Most doctors nowadays are permitted only 10-15 minutes per patient, including the mountains of paperwork required on each of us, so they have no time to review our chart or medical information anymore. This also means that the doctor can probably only spend 3-4 minutes actually talking to us. As a result, we must try to maximize the few precious minutes we are permitted with them. Most doctors we meet will know virtually nothing about giant nevus. This is understandable when we realize there are about 10,000 common diseases and 5,000 rare diseases and the number keeps growing each year. No human being can remember all of that information. That means most of the time, we must educate our doctor about giant nevus. And if we help the doctor more, the doctor will help us more! We should undress the appropriate body part prior to the visit to save a few minutes' of precious time. Sometimes as a costcutting measure, gowns are no longer given, so it is handy to bring one's own "gown" such as a baggy T-shirt or sheet, to the doctor visit. It is also handy to bring another person to the visit to listen and take notes on what the doctor says, because it is so hard to remember everything after the visit, especially when one is stressed out. And nevus people going to the doctor are stressed out! If we have surgery or are admitted to the hospital, it is also handy to bring another person to stay with us as much as possible to help with our nursing care because of the shortage of nurses. Often parents can room in overnight with a child to help nurse and watch their child. We've already had parents who have cleaned broken thermometers and used needles from the floor underneath their child's crib because of a shortage of housekeeping staff!

And it would seem prudent to try to keep ourselves as healthy as possible to avoid unneeded encounters with a medical care system in decline. More health care often leads to worse health, often from complications or adverse reactions. For example, the risk for a patient having an adverse drug reaction is 1-3% and the risk of that patient dying from such an adverse reaction is approximately 1:10,000. Even aspirin and acetominophen end up killing people every year. Freak accidents also occur, such as the oxygen tank that was inadvertently left in an MRI room from a previous patient that then hit a 6 year old boy in the head when the magnet was turned on. The MRI ended up killing that little boy. Most people have absolutely no idea of the many risks involved in medical care. They will blithely look at our birthmarks and say "Oh, no problem, you can have that removed" and give us the impression we should have already done it! But we know the substantial limitations of current medical therapy. We know that often the best medicine can be no medicine!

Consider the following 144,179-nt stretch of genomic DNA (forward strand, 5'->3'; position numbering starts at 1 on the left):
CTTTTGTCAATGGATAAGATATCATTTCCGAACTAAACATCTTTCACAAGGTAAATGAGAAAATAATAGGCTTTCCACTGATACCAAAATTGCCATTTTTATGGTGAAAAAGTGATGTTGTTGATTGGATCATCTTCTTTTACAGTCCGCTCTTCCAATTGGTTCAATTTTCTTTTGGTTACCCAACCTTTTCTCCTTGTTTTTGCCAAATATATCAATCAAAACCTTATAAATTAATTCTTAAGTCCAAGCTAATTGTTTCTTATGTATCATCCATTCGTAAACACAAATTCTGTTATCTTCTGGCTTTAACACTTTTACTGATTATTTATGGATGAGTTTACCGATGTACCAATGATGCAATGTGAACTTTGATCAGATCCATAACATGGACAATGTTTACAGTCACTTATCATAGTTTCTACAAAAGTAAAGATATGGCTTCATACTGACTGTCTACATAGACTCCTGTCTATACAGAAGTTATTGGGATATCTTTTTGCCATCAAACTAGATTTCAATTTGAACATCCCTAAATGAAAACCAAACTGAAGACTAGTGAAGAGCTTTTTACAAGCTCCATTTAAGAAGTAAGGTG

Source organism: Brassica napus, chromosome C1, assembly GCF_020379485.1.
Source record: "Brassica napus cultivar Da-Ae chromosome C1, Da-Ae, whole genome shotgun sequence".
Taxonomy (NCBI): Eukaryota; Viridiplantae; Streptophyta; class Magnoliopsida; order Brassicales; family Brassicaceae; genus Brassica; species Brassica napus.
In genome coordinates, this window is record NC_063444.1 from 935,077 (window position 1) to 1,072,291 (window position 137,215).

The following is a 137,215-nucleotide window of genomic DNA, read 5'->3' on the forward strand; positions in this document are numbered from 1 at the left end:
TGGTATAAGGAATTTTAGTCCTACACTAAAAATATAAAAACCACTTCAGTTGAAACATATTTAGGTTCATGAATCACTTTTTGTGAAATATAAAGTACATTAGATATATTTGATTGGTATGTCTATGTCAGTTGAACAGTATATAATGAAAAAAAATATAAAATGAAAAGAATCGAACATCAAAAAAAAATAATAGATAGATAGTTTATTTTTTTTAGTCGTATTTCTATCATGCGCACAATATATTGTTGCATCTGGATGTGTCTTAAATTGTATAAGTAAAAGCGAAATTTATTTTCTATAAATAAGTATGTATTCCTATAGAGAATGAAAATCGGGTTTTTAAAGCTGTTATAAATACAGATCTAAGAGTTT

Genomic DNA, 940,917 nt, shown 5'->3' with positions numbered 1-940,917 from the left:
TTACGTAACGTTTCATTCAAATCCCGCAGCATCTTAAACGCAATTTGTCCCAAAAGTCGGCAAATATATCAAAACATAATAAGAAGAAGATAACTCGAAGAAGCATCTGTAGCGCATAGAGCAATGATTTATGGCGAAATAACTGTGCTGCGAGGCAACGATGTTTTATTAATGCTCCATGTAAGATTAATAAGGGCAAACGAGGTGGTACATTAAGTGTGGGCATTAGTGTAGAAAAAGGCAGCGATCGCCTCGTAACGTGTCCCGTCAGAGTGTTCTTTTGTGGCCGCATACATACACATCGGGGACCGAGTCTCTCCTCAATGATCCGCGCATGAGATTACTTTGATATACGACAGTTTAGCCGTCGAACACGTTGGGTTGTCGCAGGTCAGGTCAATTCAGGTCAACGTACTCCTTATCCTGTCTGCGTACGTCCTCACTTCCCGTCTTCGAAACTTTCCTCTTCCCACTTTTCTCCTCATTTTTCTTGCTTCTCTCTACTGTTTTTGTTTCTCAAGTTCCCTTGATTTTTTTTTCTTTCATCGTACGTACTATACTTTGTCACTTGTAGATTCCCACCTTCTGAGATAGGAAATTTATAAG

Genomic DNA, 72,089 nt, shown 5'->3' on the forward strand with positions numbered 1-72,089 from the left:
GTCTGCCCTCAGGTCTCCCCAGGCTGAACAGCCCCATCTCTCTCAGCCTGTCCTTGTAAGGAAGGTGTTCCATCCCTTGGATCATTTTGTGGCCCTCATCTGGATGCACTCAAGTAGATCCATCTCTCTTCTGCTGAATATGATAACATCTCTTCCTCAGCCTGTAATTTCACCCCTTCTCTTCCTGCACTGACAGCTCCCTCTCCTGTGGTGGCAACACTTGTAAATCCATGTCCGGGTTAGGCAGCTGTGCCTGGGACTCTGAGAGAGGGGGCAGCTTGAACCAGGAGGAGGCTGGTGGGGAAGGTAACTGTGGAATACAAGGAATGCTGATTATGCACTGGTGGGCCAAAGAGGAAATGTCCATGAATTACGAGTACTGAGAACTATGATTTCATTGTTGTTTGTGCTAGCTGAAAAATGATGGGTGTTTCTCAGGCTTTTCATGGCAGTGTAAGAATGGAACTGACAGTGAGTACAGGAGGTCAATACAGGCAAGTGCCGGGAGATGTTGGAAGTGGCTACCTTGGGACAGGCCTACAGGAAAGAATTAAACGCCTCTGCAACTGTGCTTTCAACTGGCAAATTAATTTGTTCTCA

Here are some members' experiences:

"After so many times being in the hospital with my son, I feel that I am also getting pretty frustrated with the less than perfect nursing staff as well. We go to well-known hospital...I guess I just expected better. Knowing that I have to keep going back for surgery every 3 months makes it hard to complain because I don't want to alienate them from us but at the same time I feel I have to advocate for my son. Anyone else experience this dilema?" "Yes, we felt the same way about our hospital, and we had been there for all 17 surgeries. We just always tried to get home as quick as we could. I try to be firm without being rude. Once the hospital was extremely busy and they tried to put us in a room with another child who had a horrible cough and whose mother had left him there alone so he was screaming and crying and no one could comfort him. The poor boy was only about 18 months old, but I didn't want my son next to a sick, screaming child right after surgery. We stood in the hall as they wheeled in a bed for our son, and when they arrived with the bed I just looked the nurse in the eye and told her my son was not going to be staying in that room with that child. She claimed the mom would be back soon, and it would be OK, and I just told her no. She was obviously very tired and having a busy day, so she was annoyed but she listened. We've had other times when I have been firm but polite with the nurses and I don't see them holding grudges. I've called housekeeping a couple times asking why there were no clean rooms yet since my son is still in post-op waiting. He's waited hours for a room at times, and I just got tired of it. I've walked the halls in the peds floor and then gone to the desk, identified myself, and asked the nurses if my son can stay in any of the rooms I have found that were empty. I try to be tactful about it. I know they are busy, and underpaid, and it's just like anywhere, you get all kinds of people and attitudes, but this is my son and I want him taken care of. I don't yell or complain, I just explain my situation and keep searching for answers until I get somewhere. I think I have reasonable expectations. Sometimes I do things myself, like getting an extra bed, the sheets, or food or drinks, or waiting at the desk for the pain medicine. I usually get results, and I don't see them alienating us. A few nurses are really good and always quick to help, and some go really out of their way to help. I've commented on why we seem to have trouble with the ped floor nurses to some of the other hospital employees. The only answer I have ever received was a comment that "no one wants to do that type of nursing anymore." Our plan is usually to get out ASAP and get back to "normal." Being in the hospital isn't good for anyone in our family. Since my wife is usually very busy comforting our son after surgery, I try to be the pushy one who makes sure the things that need to happen do. It can be very frustrating."